By Jeffrey M. Kirk
There was an interesting obituary June 27 in The New York Times: “John Goodenough, Who Changed World with Lithium Ions, Dies at 100.” Robert D. McFadden wrote:
A devoted Episcopalian, Dr. Goodenough kept a tapestry of the Last Supper on the wall of his laboratory. Its depiction of the Apostles in fervent conversation, like scientists disputing a theory, reminded him, he said, of a divine power that had opened doors for him in a life that began with little promise.
Goodenough was born in Germany in 1922 to American parents. While he was young, his family returned to the United States. His father taught comparative religion at Yale and his mother was a homemaker. Apparently, his parents struggled to help him as he grew up.
Goodenough had dyslexia. He had trouble in school until he was sent to an elite private school at age 12. There, he got counseling and stayed away from subjects like English and history, concentrating on Latin, Greek, and mathematics. He graduated first in his class and was accepted to Yale University, where he studied physics.
As he finished his studies, he was drafted and served as a meteorologist in the U.S. Army during World War II. Yale gave him a course credit for his military service so he could graduate. He then embarked on a Ph.D. program in physics at the University of Chicago with some of the world’s most renowned physicists.
Upon receiving his Ph.D. in 1952, he married the love of his life, Irene. He then took a job with the prestigious Lincoln Laboratories of the Massachusetts Institute of Technology. When federal funding eventually ended for his research in 1976, he took a position researching and teaching chemistry at Oxford University.
In 1980 at Oxford, Goodenough — with Stanley Wittingham of the State University of New York at Binghamton and Akira Yoshino of Meijo University in Japan — made the breakthrough that has changed the world. The men discovered how to significantly increase the power and flexibility of lithium-ion batteries, while reducing their size and cost. These ubiquitous, rechargeable batteries today power smart phones, unplugged computers, lawn mowers, and electric cars, and may help the world curb greenhouse gases. Probably each of us benefits from these batteries every day.
After 25 years at Oxford, Goodenough joined the Cockrell School of Engineering at the University of Texas at Austin. There he continued his research and teaching until age 100, when he died on June 26. Along the way, he and his two colleagues were belatedly awarded the 2019 Nobel Prize in Chemistry for their 1980 lithium-ion-battery discoveries. At age 97 he became the oldest Nobel Laureate ever so honored.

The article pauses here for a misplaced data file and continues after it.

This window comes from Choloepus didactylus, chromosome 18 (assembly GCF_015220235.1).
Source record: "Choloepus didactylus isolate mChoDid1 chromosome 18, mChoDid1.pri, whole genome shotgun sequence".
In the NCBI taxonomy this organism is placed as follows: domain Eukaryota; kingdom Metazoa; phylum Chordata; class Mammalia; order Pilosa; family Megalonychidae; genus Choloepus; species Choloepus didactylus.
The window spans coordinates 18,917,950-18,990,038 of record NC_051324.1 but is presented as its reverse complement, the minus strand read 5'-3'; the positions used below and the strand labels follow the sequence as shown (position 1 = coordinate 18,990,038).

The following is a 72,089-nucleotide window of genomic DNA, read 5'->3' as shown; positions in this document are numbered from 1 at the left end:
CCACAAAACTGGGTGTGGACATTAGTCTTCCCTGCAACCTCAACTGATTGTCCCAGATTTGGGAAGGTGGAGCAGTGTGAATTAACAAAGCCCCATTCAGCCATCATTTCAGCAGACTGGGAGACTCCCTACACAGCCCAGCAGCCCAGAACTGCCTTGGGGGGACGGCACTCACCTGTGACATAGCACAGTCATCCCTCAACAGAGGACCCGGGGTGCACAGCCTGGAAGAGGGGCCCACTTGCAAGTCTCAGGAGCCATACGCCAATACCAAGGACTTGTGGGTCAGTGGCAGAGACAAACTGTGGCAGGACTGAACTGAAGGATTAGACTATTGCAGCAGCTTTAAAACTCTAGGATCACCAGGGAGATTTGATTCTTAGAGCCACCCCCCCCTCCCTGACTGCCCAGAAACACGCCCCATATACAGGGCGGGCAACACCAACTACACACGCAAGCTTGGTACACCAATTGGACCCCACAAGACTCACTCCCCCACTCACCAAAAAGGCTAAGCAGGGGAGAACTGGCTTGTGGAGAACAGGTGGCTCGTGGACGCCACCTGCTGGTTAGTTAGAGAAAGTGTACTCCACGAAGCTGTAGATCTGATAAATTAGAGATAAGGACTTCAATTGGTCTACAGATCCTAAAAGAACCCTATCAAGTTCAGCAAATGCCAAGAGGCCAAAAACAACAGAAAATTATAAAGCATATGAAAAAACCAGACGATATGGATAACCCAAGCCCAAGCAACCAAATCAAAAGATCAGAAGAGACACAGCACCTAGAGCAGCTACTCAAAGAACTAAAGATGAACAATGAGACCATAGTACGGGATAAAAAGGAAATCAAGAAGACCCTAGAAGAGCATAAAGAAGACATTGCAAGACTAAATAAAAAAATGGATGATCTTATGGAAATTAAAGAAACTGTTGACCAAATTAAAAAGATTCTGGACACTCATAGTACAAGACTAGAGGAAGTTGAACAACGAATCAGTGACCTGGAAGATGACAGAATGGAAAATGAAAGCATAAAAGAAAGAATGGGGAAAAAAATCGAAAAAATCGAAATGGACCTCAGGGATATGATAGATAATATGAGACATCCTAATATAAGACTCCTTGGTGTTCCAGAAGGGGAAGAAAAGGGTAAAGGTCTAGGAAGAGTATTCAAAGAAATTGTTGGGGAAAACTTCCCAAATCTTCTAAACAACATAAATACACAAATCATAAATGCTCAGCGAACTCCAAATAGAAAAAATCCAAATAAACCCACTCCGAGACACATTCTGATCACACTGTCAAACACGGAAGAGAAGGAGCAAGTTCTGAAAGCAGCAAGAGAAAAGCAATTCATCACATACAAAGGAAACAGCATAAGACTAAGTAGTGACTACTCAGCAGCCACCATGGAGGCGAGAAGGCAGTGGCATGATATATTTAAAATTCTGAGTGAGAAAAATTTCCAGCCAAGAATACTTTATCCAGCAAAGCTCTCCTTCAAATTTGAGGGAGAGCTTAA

His last years presented new challenges to Goodenough in science and for his wife, Irene. She developed dementia and for her safety had to be placed in an assisted living facility before her death in 2016. Despite her confinement, Goodenough remained a nearly constant presence to her. He was a beloved member of St. Matthew’s Episcopal Church in Austin, Texas, and his rector, the Rev. Katie Wright, said he would visit Irene every day and share meals, even as her mental functioning diminished. He was buried from St. Matthew’s on June 30.
In 2008 he reflected on his life as a Christian, writing a memoir called Witness to Grace. Though I was unable to see a copy of his memoir, I think we can infer what he was thinking. Any “witness to grace” is someone who has been set free from the kind of striving for God’s approval that St. Paul saw in the Letter to the Romans, chapter 6:12-23. These verses were appointed from Proper 8, Year A, in the Revised Common Lectionary for July 2. As a teacher of the law, Saul, later St. Paul, saw that the laws of God revealed sin as it was, but didn’t empower people to keep them.
Paul’s quest for an escape from sin and death could only come as a gift from God through the death and resurrection of Jesus Christ. Paul bears witness to God’s grace, the all-determining fact of his life, saying, “Thanks be to God who gives us the victory through our Lord Jesus Christ.”
Part of the debate in today’s extended section of Paul’s Letter to the Romans concerns the motivation to do good. Paul’s critics accused him of antinomianism, lawlessness. This lack of morals is all around us today in commerce, politics, and hatred toward others. We especially mourn the loss of honesty by politicians and the advent of the default option of threats and violence against those who disagree.
When Paul is asked if we should sin more so that God’s grace might more abound, he says, “By no means!” In contrast, we Christians are “witnesses to grace,” by entrusting our whole lives to God’s goodness, love, and mercy. The motive for right thoughts and actions then becomes thankfulness, not striving with God or competing with others. By our baptisms, we’re set apart, consecrated by the Holy Spirit, just as John Goodenough was set apart throughout his long life to be a “witness to grace.”
Today, the importance of our mission could not be more urgent. Every baptized Episcopalian is an emissary for God, an ambassador for Christ. Hymn 541, verse 4 says it well:
Come, labor on
Claim the high calling angels cannot share;
to young and old the Gospel gladness bear.
Redeem the time; its hours too swiftly fly.
The night draws nigh.
The Rev. Dr. Jeffrey M. Kirk is a retired priest of the Diocese of New Jersey.